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The minimum possible value of the sum of the squares of the roots of the equation $x^{2}+\left ( a+3 \right )x-\left ( a+5 \right )=0$ is

  1. $1$
  2. $2$
  3. $3$
  4. $4$
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Given that, $x^{2}+(a+3)x−(a+5)=0$

Let the roots of the quadratic equation be $\alpha$ and $\beta$.

  • $\alpha+\beta= \frac{-(a+3)}{1}=-(a+3)$
  • $\alpha \cdot \beta= \frac{-(a+5)}{1}=-(a+5)$

Now, $\alpha^{2}+\beta^{2}= (\alpha+\beta)^{2}-2 \alpha \cdot \beta $

$\qquad \qquad  \quad = [-(a+3)]^{2}+2(a+5)$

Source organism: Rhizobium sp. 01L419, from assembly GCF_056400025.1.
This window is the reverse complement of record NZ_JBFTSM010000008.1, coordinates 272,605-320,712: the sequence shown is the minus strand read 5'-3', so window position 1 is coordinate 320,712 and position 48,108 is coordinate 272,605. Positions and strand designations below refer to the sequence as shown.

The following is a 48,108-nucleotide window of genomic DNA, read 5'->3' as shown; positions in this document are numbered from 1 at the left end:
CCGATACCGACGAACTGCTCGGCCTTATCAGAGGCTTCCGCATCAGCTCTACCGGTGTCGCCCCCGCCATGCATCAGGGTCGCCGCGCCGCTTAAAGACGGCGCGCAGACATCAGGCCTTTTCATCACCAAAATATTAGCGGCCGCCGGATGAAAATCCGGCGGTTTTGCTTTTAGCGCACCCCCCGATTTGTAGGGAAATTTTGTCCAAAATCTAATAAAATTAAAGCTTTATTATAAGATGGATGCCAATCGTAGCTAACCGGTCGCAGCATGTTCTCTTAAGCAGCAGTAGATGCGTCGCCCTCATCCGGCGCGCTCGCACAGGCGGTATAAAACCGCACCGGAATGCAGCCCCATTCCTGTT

$\qquad \qquad  \quad = a^{2}+9+6a+2a+10$

$\qquad \qquad  \quad = a^{2}+8a+19$

$\qquad \qquad  \quad = a^{2}+8a+16+3$

$\qquad \qquad  \quad = (a+4)^{2}+3$

The value is minimum when  $(a+4)^{2}=0 \quad [\because \text{The minimum value of any square term = 0}]$

The minimum value $=3$

$$\textbf{(or)}$$

Let, $f(a) = a^{2}+8a+19$

For the minimum value $f’(a) = 0$

$\Rightarrow 2a + 8 = 0$

$\Rightarrow a = -4$

The minimum value at $a = -4: f(-4) = (-4)^{2} + 8 (-4) + 19 = 16 – 32 + 19 = 3$

$\therefore$  The minimum possible value of $\alpha^{2}+\beta^{2}$ is $3.$

Correct Answer $:\text{C}$

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